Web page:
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So what would you do? Laura Dekker, a 13-year-old girl who lives in the sea-loving Netherlands, wants to take out her 26-foot boat, The Guppy, and sail around the world, according to the Associated Press.

All by her lonesome.

Laura comes by her wanderlust naturally: she was born in New Zealand while her parents were on an around-the-world sailing adventure, and spent most of her first four years at sea. She’s been sailing alone since age 6 and says she started dreaming of a solo sail around the world when she was 10. With some obvious help, she’s set up a Web site (in Dutch) so fans can track her travels.

Her parents seem to think it’s a cool idea, but how much conversation there’s been is unclear: the girl lives with her father, who is Dutch, and divorced from her German mother. Some wonder if she’s living out a parental fantasy, and many observers think it’s a bad idea to let a 13-year-old set out on an around-the-world voyage all by herself.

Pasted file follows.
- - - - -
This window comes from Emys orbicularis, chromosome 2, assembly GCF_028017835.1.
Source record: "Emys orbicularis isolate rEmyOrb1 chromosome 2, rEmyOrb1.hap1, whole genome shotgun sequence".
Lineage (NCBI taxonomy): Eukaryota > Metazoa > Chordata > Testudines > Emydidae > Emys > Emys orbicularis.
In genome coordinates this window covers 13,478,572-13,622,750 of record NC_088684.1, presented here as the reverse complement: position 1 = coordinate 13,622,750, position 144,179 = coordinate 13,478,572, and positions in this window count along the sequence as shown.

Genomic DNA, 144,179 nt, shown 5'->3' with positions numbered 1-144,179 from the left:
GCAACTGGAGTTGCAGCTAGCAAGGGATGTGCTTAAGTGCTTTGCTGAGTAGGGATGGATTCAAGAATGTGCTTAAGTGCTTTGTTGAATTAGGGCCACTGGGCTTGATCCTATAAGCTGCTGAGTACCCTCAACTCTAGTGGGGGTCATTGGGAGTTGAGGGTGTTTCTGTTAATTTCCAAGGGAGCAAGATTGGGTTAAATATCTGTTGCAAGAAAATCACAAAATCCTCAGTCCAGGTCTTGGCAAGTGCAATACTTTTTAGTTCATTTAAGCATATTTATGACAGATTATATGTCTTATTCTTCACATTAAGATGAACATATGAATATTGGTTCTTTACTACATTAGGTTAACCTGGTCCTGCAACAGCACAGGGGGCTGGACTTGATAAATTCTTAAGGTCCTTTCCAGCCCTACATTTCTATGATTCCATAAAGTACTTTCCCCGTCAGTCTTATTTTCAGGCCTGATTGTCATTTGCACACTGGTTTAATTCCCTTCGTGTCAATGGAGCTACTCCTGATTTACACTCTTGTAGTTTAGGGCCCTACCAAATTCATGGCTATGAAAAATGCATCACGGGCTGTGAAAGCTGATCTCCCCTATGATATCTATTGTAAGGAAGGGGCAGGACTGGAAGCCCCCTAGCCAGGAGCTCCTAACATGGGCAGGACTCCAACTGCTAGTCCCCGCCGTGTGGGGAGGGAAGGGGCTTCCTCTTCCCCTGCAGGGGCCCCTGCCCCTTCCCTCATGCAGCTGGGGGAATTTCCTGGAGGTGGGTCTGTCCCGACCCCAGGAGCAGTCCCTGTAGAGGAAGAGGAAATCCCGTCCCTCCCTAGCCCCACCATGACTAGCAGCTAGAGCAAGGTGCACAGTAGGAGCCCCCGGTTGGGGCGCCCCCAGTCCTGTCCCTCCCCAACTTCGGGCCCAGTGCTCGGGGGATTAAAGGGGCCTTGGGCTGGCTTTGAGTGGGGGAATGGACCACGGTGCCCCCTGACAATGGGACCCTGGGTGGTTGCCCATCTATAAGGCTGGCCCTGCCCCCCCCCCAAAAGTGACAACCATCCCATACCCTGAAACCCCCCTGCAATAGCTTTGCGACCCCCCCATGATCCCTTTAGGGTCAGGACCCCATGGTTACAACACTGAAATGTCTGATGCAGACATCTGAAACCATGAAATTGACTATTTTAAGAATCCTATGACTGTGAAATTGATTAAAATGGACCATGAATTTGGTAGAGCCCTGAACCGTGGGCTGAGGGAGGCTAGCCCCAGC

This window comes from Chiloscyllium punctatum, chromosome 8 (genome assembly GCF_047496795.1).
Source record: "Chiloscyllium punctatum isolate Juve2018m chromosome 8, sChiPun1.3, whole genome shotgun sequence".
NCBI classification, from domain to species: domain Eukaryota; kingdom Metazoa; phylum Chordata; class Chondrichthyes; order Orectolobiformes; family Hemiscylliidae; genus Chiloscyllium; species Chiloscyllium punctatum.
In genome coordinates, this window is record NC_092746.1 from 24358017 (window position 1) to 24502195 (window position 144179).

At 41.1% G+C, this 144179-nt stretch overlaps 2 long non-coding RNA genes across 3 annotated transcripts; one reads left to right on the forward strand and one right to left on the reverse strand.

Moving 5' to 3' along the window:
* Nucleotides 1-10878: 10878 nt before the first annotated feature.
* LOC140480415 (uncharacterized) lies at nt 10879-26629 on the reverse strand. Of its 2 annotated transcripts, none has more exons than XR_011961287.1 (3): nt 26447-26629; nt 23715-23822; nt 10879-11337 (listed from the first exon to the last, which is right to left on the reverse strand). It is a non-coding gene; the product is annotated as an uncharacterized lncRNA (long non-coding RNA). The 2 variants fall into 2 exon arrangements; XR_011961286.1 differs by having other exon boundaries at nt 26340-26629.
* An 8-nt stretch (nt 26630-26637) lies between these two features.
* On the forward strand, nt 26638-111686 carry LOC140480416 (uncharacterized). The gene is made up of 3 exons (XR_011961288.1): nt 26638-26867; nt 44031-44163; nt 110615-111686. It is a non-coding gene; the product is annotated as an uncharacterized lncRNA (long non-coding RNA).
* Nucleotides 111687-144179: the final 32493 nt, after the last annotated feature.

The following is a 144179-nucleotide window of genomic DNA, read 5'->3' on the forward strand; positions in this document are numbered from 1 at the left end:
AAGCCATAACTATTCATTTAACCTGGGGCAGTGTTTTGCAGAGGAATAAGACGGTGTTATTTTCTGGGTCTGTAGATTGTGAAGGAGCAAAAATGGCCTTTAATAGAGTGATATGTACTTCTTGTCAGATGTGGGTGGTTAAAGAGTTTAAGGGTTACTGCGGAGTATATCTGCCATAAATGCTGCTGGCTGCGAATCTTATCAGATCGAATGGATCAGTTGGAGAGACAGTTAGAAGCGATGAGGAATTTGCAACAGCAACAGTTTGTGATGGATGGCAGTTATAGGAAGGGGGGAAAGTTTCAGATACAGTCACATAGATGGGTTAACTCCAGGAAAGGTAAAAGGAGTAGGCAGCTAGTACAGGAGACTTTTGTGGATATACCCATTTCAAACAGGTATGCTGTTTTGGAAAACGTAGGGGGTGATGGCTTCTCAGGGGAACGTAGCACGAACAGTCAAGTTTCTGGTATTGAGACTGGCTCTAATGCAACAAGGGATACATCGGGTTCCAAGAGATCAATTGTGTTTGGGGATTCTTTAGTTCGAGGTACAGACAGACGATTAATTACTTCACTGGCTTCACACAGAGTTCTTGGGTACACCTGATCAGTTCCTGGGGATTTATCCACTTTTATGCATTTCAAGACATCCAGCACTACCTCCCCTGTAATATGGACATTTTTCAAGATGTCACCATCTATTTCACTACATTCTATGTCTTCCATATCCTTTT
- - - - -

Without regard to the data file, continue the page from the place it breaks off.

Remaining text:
The sea alone is dangerous enough, but it’s probably not the sea I’d be most worried about: there would be lots of ports along the way.

Dutch officials are so concerned that the Dutch Council for Child Protection has asked a court to grant it temporary custody of Laura so it can say “no” when her parents won’t.

I don’t know Laura or her sailing abilities, though I’m sure they are superb. I do know what my answer would be if our almost-13-year-old wanted to sail around the world alone, or even walk a few miles into town by himself. It starts with an “n.”

I can’t speak for Laura’s parents, but I suspect a lot of children would be better off if their parents were willing, at the appropriate times, to say “no.”

Tony Cartledge is associate professor of Old Testament at Campbell University Divinity School and contributing editor to Baptists Today, where he blogs.

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